Busy. Please wait.
or

show password
Forgot Password?

Don't have an account?  Sign up 
or

Username is available taken
show password

why


Make sure to remember your password. If you forget it there is no way for StudyStack to send you a reset link. You would need to create a new account.
We do not share your email address with others. It is only used to allow you to reset your password. For details read our Privacy Policy and Terms of Service.


Already a StudyStack user? Log In

Reset Password
Enter the associated with your account, and we'll email you a link to reset your password.
Don't know
Know
remaining cards
Save
0:01
To flip the current card, click it or press the Spacebar key.  To move the current card to one of the three colored boxes, click on the box.  You may also press the UP ARROW key to move the card to the "Know" box, the DOWN ARROW key to move the card to the "Don't know" box, or the RIGHT ARROW key to move the card to the Remaining box.  You may also click on the card displayed in any of the three boxes to bring that card back to the center.

Pass complete!

"Know" box contains:
Time elapsed:
Retries:
restart all cards
share
Embed Code - If you would like this activity on your web page, copy the script below and paste it into your web page.

  Normal Size     Small Size show me how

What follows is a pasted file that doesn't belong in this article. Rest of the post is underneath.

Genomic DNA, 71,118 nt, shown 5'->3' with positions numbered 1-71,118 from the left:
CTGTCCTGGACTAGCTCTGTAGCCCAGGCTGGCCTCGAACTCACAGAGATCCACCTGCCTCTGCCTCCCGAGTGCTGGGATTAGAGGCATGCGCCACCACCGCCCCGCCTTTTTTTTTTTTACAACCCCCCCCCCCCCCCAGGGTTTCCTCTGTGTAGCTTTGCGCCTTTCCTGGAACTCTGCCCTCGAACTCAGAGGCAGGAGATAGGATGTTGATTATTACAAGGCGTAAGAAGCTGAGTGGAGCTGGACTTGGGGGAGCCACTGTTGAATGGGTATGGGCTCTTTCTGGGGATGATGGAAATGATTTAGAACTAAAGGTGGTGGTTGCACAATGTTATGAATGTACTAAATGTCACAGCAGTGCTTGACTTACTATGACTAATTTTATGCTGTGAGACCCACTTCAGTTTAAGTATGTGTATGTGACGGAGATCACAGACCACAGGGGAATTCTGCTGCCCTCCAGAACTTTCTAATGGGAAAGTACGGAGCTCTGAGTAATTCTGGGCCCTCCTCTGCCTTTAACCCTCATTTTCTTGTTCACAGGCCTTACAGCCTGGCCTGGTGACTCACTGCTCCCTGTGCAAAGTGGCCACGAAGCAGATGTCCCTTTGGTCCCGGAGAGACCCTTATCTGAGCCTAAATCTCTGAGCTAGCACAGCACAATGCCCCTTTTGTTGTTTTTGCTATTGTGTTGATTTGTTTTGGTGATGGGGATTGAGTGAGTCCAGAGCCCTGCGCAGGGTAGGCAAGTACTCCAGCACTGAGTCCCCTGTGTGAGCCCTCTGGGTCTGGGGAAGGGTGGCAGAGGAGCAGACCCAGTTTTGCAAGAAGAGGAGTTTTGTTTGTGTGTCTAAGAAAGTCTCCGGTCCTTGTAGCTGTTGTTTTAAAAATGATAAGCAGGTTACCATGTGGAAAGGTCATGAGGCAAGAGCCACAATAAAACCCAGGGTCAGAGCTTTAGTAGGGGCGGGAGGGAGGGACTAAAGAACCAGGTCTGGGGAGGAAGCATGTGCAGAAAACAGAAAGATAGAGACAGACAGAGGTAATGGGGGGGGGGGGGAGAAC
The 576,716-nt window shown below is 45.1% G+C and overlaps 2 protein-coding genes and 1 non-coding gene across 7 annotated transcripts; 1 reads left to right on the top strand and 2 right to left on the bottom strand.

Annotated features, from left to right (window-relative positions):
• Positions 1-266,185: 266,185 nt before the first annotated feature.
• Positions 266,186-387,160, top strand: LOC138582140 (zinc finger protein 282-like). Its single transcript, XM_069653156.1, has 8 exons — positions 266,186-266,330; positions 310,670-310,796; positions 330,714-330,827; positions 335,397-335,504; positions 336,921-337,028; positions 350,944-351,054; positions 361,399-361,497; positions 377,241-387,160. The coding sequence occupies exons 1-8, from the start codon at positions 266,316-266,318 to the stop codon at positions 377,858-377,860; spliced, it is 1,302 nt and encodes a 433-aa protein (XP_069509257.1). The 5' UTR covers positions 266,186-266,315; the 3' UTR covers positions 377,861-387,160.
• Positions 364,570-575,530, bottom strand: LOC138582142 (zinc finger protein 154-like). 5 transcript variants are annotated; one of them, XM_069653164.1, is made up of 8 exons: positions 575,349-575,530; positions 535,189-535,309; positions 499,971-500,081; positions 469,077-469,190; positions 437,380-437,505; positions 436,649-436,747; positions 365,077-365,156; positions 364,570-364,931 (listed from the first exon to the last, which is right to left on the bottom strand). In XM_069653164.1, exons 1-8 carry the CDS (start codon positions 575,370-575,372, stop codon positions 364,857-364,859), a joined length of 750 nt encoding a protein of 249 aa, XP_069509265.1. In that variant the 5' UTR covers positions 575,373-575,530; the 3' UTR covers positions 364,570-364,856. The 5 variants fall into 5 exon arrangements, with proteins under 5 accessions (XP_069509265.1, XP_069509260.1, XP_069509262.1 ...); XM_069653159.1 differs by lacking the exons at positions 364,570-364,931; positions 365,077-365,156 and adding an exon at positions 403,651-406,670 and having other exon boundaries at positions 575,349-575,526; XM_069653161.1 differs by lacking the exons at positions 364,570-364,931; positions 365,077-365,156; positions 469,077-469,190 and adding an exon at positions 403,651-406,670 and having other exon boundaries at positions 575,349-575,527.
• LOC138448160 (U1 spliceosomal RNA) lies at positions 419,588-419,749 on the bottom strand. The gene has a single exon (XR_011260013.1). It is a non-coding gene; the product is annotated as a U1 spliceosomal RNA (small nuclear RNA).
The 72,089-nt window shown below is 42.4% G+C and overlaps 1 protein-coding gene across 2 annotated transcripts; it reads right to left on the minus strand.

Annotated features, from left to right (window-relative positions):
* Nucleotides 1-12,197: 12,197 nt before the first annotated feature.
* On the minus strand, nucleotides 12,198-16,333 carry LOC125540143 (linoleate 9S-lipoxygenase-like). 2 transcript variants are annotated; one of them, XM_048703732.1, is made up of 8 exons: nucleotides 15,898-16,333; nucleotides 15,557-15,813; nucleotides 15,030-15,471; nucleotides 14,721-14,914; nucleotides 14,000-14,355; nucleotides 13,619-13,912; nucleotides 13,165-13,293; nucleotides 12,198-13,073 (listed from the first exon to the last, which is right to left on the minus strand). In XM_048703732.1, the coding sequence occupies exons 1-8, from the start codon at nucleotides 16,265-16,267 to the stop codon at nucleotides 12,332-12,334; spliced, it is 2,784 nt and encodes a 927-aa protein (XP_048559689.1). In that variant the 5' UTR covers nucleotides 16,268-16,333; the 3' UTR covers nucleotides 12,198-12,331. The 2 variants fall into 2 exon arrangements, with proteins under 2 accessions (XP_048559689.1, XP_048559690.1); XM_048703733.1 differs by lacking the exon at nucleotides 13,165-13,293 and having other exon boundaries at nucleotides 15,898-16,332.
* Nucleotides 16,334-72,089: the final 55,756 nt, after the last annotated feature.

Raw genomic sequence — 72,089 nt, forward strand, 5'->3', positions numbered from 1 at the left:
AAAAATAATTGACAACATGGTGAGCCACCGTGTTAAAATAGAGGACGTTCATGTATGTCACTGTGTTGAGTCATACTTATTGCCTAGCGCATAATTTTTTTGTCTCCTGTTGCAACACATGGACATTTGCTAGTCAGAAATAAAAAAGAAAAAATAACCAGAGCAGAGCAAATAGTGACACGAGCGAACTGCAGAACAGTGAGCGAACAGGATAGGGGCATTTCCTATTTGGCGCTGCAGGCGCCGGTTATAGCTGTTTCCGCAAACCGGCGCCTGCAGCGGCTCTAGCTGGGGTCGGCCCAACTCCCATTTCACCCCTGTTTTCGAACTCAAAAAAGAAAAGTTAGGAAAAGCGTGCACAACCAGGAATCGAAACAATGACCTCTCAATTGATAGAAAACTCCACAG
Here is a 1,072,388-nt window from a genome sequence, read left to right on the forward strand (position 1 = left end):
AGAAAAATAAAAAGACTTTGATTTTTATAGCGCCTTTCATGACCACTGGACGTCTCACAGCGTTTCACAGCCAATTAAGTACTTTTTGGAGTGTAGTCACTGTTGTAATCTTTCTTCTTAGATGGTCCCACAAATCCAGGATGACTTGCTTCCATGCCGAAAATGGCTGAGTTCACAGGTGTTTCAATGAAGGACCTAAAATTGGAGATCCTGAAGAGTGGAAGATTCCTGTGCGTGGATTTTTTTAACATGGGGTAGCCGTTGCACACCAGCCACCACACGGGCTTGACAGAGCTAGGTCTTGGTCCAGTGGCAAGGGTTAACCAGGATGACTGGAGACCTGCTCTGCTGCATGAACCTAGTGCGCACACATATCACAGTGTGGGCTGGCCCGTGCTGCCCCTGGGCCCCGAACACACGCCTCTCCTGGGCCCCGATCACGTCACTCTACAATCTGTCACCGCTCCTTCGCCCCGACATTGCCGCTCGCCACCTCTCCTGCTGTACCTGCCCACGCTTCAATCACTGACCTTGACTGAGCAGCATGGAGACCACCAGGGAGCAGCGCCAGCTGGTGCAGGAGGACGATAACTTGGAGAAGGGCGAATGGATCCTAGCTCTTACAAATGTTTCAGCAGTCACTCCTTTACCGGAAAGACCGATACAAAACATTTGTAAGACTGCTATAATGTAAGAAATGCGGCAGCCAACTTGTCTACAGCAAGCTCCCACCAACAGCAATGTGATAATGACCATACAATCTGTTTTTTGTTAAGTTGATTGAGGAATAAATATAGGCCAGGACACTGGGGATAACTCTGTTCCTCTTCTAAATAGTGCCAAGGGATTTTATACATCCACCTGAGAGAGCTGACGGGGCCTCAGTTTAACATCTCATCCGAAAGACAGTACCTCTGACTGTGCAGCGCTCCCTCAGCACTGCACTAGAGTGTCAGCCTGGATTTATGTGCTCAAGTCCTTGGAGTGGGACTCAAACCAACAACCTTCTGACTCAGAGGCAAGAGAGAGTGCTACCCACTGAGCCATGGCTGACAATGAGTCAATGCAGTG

Britain 1625-88

Poverty and the Poor Laws

QuestionAnswer
Inflation Prices rose by 800% whilst wages only rose by 300% as population grew. This deficit of 500% meant the poorer became poorer and richer became richer.
Wage labour Agriculture relied on seasonal employment. Rural laborers find employment for only six months of a year. More people than jobs available.
The Elizabethan Poor Laws - 1601 A system which provided basic relief for those unable to work. The system was not reformed till 1834.
Poor rate In 1650 it was £250,000 per year but by the end of the 17th century the rate rose to £700,000 a year reflecting the growth in poverty.
Book of Orders Advice on how to tax the poor rate and what actions to take with the finance. The order encouraged the youth to take up apprenticeships. By 1640, 1,400 officers were responsible for organising poor relief in the parishes.
Vagrant a person without a settled home or regular work who wanders from place to place and lives by begging. 22% of vagrant had already covered 100 miles before arriving to Salisbury.
Transportation Vagrants were seen as a source of crime and instability and were often rounded up and punished. Some vagrants were later transported to American colonies.
1662 Settlement law If a man left his own parish to work elsewhere he had to posses a settlement certificate guaranteeing that his home parish would pay off his return if he needed poor relief.
Created by: Haribro